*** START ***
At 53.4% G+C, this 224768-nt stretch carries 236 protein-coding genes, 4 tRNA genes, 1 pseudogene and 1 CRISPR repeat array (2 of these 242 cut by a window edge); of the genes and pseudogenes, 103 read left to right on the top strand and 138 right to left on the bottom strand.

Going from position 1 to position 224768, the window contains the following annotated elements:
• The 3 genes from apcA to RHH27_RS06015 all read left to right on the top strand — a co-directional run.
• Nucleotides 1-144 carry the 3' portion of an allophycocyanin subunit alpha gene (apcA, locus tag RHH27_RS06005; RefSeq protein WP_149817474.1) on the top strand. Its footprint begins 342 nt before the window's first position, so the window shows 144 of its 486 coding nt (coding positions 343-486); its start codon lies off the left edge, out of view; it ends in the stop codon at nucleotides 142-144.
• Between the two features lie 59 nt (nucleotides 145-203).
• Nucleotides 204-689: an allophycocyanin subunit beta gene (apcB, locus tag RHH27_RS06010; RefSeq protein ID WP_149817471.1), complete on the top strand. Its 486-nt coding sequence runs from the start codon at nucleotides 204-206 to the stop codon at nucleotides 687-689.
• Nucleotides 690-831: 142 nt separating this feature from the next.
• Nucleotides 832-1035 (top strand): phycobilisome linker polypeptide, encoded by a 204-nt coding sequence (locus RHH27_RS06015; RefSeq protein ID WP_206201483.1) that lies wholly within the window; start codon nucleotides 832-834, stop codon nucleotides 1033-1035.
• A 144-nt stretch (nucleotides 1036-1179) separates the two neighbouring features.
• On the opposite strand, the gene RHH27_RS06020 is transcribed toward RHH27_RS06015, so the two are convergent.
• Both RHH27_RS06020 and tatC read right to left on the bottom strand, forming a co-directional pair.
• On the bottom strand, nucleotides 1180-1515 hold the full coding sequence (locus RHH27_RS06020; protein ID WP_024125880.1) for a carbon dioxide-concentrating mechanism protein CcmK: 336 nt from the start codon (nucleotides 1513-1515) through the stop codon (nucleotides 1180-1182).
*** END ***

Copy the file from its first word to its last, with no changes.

At 53.4% G+C, this 224768-nt stretch carries 236 protein-coding genes, 4 tRNA genes, 1 pseudogene and 1 CRISPR repeat array (2 of these 242 cut by a window edge); of the genes and pseudogenes, 103 read left to right on the top strand and 138 right to left on the bottom strand.

Going from position 1 to position 224768, the window contains the following annotated elements:
• The 3 genes from apcA to RHH27_RS06015 all read left to right on the top strand — a co-directional run.
• Nucleotides 1-144 carry the 3' portion of an allophycocyanin subunit alpha gene (apcA, locus tag RHH27_RS06005; RefSeq protein WP_149817474.1) on the top strand. Its footprint begins 342 nt before the window's first position, so the window shows 144 of its 486 coding nt (coding positions 343-486); its start codon lies off the left edge, out of view; it ends in the stop codon at nucleotides 142-144.
• Between the two features lie 59 nt (nucleotides 145-203).
• Nucleotides 204-689: an allophycocyanin subunit beta gene (apcB, locus tag RHH27_RS06010; RefSeq protein ID WP_149817471.1), complete on the top strand. Its 486-nt coding sequence runs from the start codon at nucleotides 204-206 to the stop codon at nucleotides 687-689.
• Nucleotides 690-831: 142 nt separating this feature from the next.
• Nucleotides 832-1035 (top strand): phycobilisome linker polypeptide, encoded by a 204-nt coding sequence (locus RHH27_RS06015; RefSeq protein ID WP_206201483.1) that lies wholly within the window; start codon nucleotides 832-834, stop codon nucleotides 1033-1035.
• A 144-nt stretch (nucleotides 1036-1179) separates the two neighbouring features.
• On the opposite strand, the gene RHH27_RS06020 is transcribed toward RHH27_RS06015, so the two are convergent.
• Both RHH27_RS06020 and tatC read right to left on the bottom strand, forming a co-directional pair.
• On the bottom strand, nucleotides 1180-1515 hold the full coding sequence (locus RHH27_RS06020; protein ID WP_024125880.1) for a carbon dioxide-concentrating mechanism protein CcmK: 336 nt from the start codon (nucleotides 1513-1515) through the stop codon (nucleotides 1180-1182).